On my long list of irrational fears (sleeping naked, for example, because what if there’s a fire or a burglary; pigeons, just generally) is the worry that I might die of a freak accident while wearing terrible underwear.
I wore this Else slip under a turtleneck dress on Christmas
It’s something my late grandmother put into my head years ago. She believed in beautiful underpinnings regardless of occasion. I’ve long stood by this — a strong proponent of superfluous lace — although, you know, life happens and so do rushed days, hangovers, laundromat mishaps and all sorts of excuses for why I might find myself standing in the gym locker room wearing very questionable underwear that belonged to an old friend who graciously loaned me a (clean) pair she found from 5th grade. The sad, should-be-a-dust-rag kind, with little faded flowers and a frayed below-the-belly-button rosette bow. It’s always a great time to run into someone you know.
For 100 different reasons, I have been feeling like a human tornado lately. I hate that feeling. It’s one that spirals, bounces, shatters and combusts, like dropping a glass bottle of soda from the top landing of a sixth floor walk-up. Leaves a nice mess at the bottom.
I wore this mismatched Lonely Lingerie set to run errands
A few weeks ago, at my friend’s birthday party, she pulled me into the bathroom with her because she had to show me something. As I turned around from locking the door, prepared to inspect a suspicious mole on her back, there she was: dress on the floor, in a full lingerie look, with a corset and garter straps holding up thigh-high stockings and everything. She was wearing it just because, just for fun. Just to feel high-level birthday sexy.
“How do you pee in that,” I asked.
I wore this Else bodysuit under jeans and a sweatshirt.
She ignored the question.
“I have never felt more amazing.”
That night, my friend, who’s about 5’4″ in platform heels, was the tallest human in the room. She was more confident and brazen than I had ever seen her, cut from the same silk as the model-esque “fashionista” women in the opening Devil Wears Prada scene who slip into sexy skivvies at 8 in the morning like it’s nothing. Sorry for this sentence, but: It was inspiring.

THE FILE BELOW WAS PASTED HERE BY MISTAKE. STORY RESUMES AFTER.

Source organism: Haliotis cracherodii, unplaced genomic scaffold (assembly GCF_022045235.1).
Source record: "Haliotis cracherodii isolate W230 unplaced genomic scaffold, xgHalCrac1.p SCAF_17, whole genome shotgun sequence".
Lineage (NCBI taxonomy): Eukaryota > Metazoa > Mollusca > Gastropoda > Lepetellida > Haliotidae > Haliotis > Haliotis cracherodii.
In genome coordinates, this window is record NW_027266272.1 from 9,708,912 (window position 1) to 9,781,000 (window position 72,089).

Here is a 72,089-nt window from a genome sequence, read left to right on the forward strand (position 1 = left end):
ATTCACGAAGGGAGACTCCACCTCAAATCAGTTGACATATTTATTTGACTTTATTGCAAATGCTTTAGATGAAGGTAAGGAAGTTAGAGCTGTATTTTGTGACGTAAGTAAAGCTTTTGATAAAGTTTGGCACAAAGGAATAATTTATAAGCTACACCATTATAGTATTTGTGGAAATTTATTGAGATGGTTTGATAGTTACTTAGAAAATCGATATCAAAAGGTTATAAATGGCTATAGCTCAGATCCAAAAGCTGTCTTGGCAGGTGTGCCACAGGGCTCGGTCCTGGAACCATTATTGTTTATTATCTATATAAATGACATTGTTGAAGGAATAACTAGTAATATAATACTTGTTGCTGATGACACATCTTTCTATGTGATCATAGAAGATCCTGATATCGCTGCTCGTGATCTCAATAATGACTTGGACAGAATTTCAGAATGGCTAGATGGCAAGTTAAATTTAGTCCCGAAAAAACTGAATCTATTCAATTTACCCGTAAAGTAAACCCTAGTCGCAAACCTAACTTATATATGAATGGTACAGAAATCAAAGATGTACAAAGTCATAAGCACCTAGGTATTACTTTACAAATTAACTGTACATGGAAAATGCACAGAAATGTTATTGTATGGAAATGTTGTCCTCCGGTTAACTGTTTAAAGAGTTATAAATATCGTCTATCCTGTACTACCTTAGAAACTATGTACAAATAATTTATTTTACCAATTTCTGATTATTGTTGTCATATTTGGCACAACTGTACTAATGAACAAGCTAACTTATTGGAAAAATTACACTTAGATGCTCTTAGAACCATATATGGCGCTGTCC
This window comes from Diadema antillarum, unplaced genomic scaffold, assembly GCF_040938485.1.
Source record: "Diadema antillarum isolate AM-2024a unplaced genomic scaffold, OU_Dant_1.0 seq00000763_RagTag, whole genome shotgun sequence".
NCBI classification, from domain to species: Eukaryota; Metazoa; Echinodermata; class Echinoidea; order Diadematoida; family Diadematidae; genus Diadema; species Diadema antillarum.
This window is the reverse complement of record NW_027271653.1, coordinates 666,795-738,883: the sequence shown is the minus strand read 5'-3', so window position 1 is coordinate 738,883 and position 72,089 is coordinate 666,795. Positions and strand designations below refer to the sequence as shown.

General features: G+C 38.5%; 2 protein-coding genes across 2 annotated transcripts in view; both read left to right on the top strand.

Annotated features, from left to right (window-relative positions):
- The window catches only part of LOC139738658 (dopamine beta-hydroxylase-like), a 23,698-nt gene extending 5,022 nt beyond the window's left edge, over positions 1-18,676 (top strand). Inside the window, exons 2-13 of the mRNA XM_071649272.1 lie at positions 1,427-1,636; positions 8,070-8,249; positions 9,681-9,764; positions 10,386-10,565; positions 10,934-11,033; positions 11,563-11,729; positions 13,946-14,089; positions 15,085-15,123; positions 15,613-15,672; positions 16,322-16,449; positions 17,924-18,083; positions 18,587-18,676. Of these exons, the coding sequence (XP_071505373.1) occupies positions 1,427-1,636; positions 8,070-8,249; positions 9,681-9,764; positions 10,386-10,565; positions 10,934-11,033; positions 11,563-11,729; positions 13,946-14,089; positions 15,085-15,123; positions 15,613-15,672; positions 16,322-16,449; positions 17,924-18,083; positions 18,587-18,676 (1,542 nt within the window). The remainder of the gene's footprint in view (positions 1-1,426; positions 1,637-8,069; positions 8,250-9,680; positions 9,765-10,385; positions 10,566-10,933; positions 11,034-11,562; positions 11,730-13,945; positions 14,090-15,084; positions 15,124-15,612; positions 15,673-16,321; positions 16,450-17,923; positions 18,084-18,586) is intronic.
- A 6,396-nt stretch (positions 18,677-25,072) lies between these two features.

New Year’s resolutions are awful in many respects, yet I’m one of those people who loves them. They help me clean up that broken bottle mess and regain my footing, recalibrate a bit. I love them so much that I start mine early.
After my friend flashed me, I decided to try out the power of “day lingerie.” I did to my underwear drawer what I’ve suggested before — I got rid of the trash-able and Christmas gifted myself a few things. (Then I emailed some PR companies and was like, “Hey, I’m doing this story, can you help a sister out.”) I wore lingerie under everything: sweatpants, baggy jeans, ski gear (DO NOT DO THAT), chubby knits and a turtleneck dress. I wore lingerie to run errands and drink wine on my friend’s couch and to parties. Naturally, day lingerie transitions well to night.
Wore this La Perla set to a party, showed all my friends.
I felt really good. I stood up straighter. I felt elegant when I remembered what I had on underneath, like a shit-together grown up. Rather than flop about and whine about how much I hate my clothes, I had fun getting dressed — because basically, I already was. It wasn’t about wearing lingerie to impress or seduce someone or make my chest look a certain way. It was mental, internal. To say it made me feel powerful would be too dramatic, but I did feel more “chin-up” than usual. And WAY more in-control.
You can use tattered underwear to dust. It’s a great way to recycle. But it turns out that lingerie cleans up messy, metaphorical, bottom-of-the-sixth-floor-walk-up-puddles quite well. And it looks really good while doing it, too.
Wore this Lonely Lingerie set skiing. Bad idea.
For lingerie-shopping inspiration, check out the Rules of Style according to Monica Vitti. Then ask Harling what it was like to live like the exact opposite of a Victoria’s Secret Angel.
Market work by Elizabeth Tamkin; photo by Horst P. Horst/Conde Nast via Getty Images.